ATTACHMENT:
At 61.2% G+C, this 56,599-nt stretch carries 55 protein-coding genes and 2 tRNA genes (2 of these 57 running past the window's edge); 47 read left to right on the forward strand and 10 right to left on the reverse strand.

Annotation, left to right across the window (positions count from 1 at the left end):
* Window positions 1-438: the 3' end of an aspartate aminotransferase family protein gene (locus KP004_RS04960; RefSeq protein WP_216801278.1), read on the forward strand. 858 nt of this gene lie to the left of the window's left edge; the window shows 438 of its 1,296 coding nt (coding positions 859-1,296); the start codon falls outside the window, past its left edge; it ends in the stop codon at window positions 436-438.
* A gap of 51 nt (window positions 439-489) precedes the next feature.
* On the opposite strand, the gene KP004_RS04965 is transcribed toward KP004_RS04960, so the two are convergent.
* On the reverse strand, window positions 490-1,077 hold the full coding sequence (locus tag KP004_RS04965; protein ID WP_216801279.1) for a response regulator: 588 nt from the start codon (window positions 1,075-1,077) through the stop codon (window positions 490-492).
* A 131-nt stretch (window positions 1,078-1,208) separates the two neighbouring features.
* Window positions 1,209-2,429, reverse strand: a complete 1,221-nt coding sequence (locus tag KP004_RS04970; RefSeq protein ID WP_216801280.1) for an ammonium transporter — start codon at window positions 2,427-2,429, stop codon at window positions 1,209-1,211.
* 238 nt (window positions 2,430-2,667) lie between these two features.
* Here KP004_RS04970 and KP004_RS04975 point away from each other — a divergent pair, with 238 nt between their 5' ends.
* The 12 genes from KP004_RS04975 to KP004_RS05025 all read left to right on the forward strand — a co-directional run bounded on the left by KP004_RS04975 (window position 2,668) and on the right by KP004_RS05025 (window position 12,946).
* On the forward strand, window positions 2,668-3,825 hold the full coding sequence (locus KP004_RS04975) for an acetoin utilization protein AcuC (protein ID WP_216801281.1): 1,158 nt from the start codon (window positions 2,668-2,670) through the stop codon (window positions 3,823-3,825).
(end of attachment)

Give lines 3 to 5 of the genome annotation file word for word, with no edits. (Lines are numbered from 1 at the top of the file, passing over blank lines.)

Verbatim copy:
* Window positions 1-438: the 3' end of an aspartate aminotransferase family protein gene (locus KP004_RS04960; RefSeq protein WP_216801278.1), read on the forward strand. 858 nt of this gene lie to the left of the window's left edge; the window shows 438 of its 1,296 coding nt (coding positions 859-1,296); the start codon falls outside the window, past its left edge; it ends in the stop codon at window positions 436-438.
* A gap of 51 nt (window positions 439-489) precedes the next feature.
* On the opposite strand, the gene KP004_RS04965 is transcribed toward KP004_RS04960, so the two are convergent.